Master of Sport, Exercise and Health in Sport Leadership and Management
Bachelor of Sport and Recreation in Sport and Exercise Science
What do youth basketball coaches know about common injuries and injury prevention? That’s the interesting topic Braityn Callaghan explored for her Master of Sport, Exercise and Health.
“My research examines the current state of coach knowledge and attitudes towards sport injury prevention in New Zealand secondary school basketball. Injury prevention is an important issue in youth sport as there is a high number of injuries reported to ACC, specifically by basketball players within the Auckland region. Coaches play a key role in facilitating injury prevention strategies in youth sport, and they’re more likely to adopt injury prevention strategies if they have greater levels of injury-related knowledge and a positive attitude towards injury prevention.
“There’s limited research on youth basketball in New Zealand. My research could help to make a difference to how youth basketball coaches in New Zealand and internationally are educated about common injuries and key injury prevention strategies, including better access to and awareness of various types of effective injury prevention resources. This will likely increase coaches’ level of injury-related knowledge and help them develop a positive attitude; thus preventing common injuries and minimizing overall injury risk.”
Braityn’s master’s degree research was supervised by Associate Professor Chris Whatman and Dr Patricia Lucas from AUT’s School of Sport and Recreation.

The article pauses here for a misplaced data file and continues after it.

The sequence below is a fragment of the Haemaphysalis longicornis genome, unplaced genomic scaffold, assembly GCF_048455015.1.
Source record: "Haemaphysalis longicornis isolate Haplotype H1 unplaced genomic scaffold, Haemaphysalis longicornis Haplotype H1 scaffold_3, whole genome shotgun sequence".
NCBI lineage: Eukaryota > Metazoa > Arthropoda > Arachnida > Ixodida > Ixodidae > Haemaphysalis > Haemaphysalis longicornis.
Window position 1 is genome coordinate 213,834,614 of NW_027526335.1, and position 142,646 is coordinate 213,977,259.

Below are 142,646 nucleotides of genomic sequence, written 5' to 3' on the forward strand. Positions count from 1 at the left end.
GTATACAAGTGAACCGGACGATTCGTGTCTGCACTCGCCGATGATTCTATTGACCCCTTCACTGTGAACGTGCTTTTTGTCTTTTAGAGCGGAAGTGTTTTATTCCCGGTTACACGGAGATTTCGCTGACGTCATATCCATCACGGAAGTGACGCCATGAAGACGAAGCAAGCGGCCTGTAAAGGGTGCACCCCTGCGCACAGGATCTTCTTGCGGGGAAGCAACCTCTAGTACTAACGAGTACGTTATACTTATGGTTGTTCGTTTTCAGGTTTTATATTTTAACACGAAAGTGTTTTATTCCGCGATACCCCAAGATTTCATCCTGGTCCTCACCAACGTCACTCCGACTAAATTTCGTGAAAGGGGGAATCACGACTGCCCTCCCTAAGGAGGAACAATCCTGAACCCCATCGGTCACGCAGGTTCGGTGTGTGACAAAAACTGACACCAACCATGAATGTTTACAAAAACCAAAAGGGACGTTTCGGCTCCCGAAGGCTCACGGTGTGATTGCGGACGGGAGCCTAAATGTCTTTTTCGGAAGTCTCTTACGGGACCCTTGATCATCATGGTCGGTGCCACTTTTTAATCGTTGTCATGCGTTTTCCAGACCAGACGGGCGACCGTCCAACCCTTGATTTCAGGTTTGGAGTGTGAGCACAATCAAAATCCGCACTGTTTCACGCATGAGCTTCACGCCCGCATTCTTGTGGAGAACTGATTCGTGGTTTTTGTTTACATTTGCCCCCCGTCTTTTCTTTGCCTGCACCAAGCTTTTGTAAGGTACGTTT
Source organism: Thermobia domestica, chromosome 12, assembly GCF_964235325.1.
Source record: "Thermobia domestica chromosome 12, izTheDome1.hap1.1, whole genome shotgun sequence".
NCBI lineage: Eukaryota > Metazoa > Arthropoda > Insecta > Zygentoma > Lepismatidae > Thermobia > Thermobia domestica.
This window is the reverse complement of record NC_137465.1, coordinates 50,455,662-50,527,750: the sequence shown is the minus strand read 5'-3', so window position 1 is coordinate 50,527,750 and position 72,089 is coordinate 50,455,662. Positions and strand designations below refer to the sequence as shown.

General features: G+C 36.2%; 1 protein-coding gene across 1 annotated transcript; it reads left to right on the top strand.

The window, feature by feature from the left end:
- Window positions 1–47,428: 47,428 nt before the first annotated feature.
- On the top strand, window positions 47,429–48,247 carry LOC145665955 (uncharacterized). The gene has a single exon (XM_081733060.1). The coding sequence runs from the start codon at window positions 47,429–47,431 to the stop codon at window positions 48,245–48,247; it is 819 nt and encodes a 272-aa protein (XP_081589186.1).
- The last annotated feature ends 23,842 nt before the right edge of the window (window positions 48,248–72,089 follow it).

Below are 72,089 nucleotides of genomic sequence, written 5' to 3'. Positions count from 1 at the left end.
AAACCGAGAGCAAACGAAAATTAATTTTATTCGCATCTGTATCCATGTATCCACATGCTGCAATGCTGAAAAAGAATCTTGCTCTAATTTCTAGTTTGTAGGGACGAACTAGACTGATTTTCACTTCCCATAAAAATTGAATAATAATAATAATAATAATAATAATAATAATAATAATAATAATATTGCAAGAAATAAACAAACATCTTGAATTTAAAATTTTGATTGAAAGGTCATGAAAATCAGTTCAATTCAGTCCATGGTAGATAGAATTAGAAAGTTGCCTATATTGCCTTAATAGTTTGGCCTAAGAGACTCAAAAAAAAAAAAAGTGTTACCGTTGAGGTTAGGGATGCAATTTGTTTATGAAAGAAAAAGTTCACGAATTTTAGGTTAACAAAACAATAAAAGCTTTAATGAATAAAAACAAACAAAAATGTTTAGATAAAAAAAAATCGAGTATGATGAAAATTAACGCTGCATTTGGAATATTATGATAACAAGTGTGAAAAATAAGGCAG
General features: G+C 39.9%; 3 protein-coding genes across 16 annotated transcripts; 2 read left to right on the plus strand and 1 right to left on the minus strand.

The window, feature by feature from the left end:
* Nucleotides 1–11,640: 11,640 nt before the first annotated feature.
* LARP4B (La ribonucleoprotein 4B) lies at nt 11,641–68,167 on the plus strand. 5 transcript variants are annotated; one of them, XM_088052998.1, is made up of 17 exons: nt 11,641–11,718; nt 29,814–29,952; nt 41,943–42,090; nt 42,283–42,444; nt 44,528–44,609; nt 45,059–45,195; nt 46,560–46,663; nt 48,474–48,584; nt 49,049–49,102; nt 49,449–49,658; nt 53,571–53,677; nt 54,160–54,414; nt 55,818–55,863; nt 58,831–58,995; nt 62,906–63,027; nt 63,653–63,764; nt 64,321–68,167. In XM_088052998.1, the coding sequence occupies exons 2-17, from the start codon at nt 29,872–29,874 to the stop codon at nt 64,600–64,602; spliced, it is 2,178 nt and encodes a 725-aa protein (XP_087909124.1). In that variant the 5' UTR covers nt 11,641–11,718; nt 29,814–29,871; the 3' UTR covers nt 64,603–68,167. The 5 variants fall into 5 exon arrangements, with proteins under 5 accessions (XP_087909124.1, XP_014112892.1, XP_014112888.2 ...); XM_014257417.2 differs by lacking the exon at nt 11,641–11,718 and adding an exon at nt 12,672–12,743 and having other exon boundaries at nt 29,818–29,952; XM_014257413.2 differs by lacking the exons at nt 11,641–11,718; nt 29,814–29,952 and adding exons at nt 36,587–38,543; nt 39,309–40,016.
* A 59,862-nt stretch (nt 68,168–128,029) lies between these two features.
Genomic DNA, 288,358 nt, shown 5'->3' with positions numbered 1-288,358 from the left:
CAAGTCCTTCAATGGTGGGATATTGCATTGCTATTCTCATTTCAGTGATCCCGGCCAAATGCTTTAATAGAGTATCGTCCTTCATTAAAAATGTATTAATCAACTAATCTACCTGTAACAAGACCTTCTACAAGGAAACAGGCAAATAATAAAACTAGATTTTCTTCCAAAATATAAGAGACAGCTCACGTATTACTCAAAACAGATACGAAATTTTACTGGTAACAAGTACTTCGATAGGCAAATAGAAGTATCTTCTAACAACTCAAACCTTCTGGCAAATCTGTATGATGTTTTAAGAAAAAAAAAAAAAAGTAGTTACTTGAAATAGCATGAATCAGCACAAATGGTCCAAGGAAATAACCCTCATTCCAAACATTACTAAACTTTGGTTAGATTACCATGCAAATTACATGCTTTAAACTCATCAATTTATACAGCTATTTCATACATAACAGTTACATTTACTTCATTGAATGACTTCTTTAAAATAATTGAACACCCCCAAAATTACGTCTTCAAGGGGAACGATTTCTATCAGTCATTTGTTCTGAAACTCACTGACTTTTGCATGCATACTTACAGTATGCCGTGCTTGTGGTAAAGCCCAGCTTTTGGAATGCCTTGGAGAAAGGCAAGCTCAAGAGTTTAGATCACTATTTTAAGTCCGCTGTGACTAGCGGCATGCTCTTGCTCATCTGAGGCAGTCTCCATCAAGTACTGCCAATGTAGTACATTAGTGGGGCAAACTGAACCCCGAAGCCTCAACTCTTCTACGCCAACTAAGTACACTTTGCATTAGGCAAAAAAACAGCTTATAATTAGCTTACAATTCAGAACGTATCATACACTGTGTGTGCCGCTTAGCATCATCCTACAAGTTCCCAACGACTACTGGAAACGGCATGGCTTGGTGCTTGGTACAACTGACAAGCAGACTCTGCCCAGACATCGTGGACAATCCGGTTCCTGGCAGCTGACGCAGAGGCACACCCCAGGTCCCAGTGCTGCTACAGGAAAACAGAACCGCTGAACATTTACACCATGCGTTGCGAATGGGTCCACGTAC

More than the theory
Deciding to come to AUT for her studies was easy, says Braityn who graduated with her Bachelor of Sport and Recreation in 2019 and has just completed her Master of Sport, Exercise and Health with Merit.
“I initially chose to study at AUT because of the university’s excellent academic reputation and industry connections. Throughout my bachelor’s degree, I had a very positive experience learning from, and collaborating with, the skilled and supportive staff within the AUT School of Sport and Recreation. That was the primary reason I chose to continue into postgraduate study at AUT.”
The integration of theoretical and practical learning was one of the highlights of studying sport and recreation at AUT.
“I found that putting theory into practice during workshops was always exciting, especially at AUT Millennium, and it helped me learn more effectively by ‘doing’ and ‘seeing’ what I heard in a lecture or read in a research article.”
Finding her passion
Braityn says she had a bit of a lightbulb moment towards the end of her Bachelor of Sport and Recreation when she realised that she wanted to learn more about sport management.
“I had specialised in sport and exercise science throughout my bachelor’s degree, but my workplace experience involved more management-based activities. While I always had a keen interest in injury prevention and working with youth athletes in a practical training setting, I noticed throughout my placements that injury prevention and the implementation of key injury prevention strategies was not a prioritised area, despite the negative consequences common injuries can have on youth athletes.
“After this experience, I became more interested in performance programme management, and the delivery and education of key injury prevention strategies that sport organisations, coaches and teams should be using to help prevent and reduce the risk of common or serious sporting injuries.”
This was a key reason she decided to enrol in the Master of Sport, Exercise and Health.
“I knew the programme would help advance my knowledge and develop my interests in the area of sport management and leadership, and being able to complete the programme in as little as a year was appealing. The advanced design of the courses and the insightful connections with the academic staff were invaluable to the proactive way I want to contribute to the sport and recreation industry in the future.”